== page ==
Plant Friends, I’ve just closed in on a full year of caring for plants! Time freaking FLEW and I’ve learned so much, and devoured so many plant books that have helped continue my planty journey. I get questions all the time about what books I read when just starting out, so I put together this review of my favorite books that have helped inspire and motivate me to continue to bloom and grow as a plant parent. There’s something for everyone in here, whether it’s the first book a plant parent could read to the more science based, nerdy books (scroll down!).
People might have mixed opinions about this book, however this was the first plant care book I ever purchased, and I have a very soft spot in my heart for it. I have a vivid memory of bringing the book on a camping trip and lying awake in the tent the first night, not being able to go to bed because I was so excited to read it. Once Billy was asleep, I ended up gently placing a t-shirt over his eyes and then rolling over and using my flashlight to read the entire book in one sitting (or laying I should say).
At that point, I had zero knowledge on house plant care, and this was the perfect entry into the world of plants. The book has over 50 different plants, laid out in a fun, pop art theme, with basic, practical care tips, and plant fail warning signs. This book isn’t deep by any means, BUT for a first time plant parent, it gets you the information in a really unintimidating way. I’m so happy it was my first book, because some of my favorite books to read now might have totally overwhelmed me if they were the first one I picked up.
If you are thinking about incorporating plants in your life, at the beginning of your plant journey, or maybe know someone in this position, this is the perfect book!
The botanical art of Angela Staehling can sometimes make my heart skip a beat. This book just makes me soul light up every time I open the cover.
I had initially seen this book in a giveaway promotion The Sill was doing, and the moment I saw the photo of the fun, bright, playful cover of the book I knew I needed it. I needed it so badly that after I ordered it on Barnes and Nobles and realized it would take 2 weeks to ship to my apartment, I couldn’t wait that long and actually went to the store the next day and bought the book. (I then gifted the second copy to a friend so it all worked out!).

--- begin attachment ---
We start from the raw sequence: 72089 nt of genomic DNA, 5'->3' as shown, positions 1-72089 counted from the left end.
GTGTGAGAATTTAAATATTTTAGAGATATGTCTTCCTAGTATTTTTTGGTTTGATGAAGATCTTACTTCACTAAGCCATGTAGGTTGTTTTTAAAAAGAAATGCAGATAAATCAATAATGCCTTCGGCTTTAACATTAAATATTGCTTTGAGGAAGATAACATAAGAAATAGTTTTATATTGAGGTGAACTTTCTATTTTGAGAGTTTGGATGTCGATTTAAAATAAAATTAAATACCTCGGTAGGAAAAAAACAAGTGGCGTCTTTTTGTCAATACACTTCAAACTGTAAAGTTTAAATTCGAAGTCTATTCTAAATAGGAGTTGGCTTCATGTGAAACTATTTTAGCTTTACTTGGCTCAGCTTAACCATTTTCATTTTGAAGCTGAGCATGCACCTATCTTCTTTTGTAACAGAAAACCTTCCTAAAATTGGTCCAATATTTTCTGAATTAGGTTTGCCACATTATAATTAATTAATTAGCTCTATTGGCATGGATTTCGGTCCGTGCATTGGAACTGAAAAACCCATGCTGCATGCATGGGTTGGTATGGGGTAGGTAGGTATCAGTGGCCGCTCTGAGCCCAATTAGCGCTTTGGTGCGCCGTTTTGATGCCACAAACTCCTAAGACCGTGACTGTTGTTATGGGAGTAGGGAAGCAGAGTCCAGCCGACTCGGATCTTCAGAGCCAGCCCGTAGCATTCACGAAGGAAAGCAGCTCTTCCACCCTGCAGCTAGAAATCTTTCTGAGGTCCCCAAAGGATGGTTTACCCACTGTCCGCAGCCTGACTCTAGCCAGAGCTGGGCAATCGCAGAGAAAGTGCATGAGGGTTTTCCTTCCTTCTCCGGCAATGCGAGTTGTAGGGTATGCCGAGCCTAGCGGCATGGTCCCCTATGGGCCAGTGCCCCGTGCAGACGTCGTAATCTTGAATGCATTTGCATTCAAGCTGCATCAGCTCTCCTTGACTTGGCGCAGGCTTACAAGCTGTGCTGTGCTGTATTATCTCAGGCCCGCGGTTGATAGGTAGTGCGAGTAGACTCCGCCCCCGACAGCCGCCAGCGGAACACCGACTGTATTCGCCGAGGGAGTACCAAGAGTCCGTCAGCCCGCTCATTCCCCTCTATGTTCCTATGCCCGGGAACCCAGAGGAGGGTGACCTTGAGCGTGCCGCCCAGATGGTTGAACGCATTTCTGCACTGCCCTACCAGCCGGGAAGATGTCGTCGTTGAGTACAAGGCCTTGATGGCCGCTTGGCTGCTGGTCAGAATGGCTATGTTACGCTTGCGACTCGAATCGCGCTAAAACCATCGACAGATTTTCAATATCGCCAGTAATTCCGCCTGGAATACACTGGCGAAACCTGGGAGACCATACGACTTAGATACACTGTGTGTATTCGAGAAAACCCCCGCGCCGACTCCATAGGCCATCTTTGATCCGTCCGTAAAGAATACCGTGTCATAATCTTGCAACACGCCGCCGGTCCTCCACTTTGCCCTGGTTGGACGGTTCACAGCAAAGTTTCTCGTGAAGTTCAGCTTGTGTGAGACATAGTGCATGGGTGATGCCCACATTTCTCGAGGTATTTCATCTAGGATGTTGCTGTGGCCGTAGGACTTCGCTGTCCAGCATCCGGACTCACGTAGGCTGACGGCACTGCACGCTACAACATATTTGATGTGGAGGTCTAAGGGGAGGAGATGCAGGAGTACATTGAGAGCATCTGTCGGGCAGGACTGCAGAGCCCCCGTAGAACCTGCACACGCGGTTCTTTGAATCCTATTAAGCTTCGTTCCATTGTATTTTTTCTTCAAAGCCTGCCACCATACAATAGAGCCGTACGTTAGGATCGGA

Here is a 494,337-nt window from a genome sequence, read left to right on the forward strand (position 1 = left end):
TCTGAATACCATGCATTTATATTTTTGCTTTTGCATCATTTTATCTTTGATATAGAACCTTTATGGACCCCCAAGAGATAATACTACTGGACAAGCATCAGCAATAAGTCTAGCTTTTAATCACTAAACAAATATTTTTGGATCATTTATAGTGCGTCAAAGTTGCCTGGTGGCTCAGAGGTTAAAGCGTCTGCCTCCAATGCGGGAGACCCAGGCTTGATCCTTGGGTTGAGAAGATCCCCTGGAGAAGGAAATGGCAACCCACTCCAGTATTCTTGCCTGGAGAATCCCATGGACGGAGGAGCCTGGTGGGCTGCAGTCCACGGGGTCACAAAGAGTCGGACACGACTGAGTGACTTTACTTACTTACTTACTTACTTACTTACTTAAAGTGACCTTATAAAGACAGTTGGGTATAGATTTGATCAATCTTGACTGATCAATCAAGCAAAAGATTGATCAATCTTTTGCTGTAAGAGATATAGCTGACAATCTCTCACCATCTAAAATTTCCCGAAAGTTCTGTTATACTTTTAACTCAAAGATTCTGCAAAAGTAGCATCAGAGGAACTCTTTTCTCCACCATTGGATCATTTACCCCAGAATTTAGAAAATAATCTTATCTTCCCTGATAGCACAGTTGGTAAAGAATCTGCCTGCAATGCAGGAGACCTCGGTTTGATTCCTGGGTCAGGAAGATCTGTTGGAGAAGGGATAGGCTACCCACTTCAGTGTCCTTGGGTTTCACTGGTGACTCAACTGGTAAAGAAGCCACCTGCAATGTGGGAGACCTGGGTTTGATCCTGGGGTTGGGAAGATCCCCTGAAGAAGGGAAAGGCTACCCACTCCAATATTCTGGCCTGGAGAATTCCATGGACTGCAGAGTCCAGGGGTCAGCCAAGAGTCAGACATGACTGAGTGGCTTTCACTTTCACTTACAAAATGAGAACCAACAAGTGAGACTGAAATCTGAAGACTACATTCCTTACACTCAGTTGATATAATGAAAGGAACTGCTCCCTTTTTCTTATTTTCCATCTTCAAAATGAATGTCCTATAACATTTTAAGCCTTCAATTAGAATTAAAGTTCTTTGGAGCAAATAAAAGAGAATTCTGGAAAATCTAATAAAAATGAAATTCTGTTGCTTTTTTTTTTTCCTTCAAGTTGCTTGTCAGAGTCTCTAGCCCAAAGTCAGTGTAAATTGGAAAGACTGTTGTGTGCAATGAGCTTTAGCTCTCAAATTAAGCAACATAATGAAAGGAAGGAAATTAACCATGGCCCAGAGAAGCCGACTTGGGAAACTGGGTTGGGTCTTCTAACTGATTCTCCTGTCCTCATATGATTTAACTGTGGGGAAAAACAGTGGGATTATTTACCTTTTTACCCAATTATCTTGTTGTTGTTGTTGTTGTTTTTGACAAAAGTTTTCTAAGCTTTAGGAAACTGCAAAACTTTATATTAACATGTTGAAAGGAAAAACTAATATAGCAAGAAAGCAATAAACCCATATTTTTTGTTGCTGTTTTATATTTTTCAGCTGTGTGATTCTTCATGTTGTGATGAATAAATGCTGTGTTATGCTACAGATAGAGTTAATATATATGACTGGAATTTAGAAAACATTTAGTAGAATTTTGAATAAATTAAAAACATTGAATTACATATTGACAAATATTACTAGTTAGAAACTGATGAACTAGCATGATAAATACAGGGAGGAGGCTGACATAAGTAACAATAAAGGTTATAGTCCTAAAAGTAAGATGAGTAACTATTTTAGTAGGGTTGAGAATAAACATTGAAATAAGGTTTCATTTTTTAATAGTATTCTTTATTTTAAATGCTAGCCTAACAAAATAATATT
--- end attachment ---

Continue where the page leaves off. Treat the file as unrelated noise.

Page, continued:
This book is a visual delight. It is entirely made up of Angela’s whimsical paintings of plants, with smart care tips, and the breakdown of soil/water/light/fertilizer care for each of the featured plants. I especially love the beginning of the book, which is a whole introductory “getting started” guide, with pages dedicated to gloves, tools, equipment, fertilizer, soil and pots. Since I was still a beginner, I loved this overview of the additional things I’d needed, and the paintings of the watering cans, pruning tools and cultivators just made my heart sing.
This book would make an amazing gift because of how beautiful it is to look at and how unique the paintings are (most other plant books are photo based). It would also make a great coffee table book, I personally keep mine displayed on my desk.
This book changed the game for me. I’ve read it twice since I bought it. Now that I had a couple of plant care books under my belt (and was also rapidly learning more and more through guests on my show and the internet), I wanted to expand my knowledge on the science behind my plant care practices. If you enjoyed Episode 17 of the Bloom and Grow Radio Podcast on the Studies Behind Why Plants Make People Happy and Healthy, this book will light your soul on fire!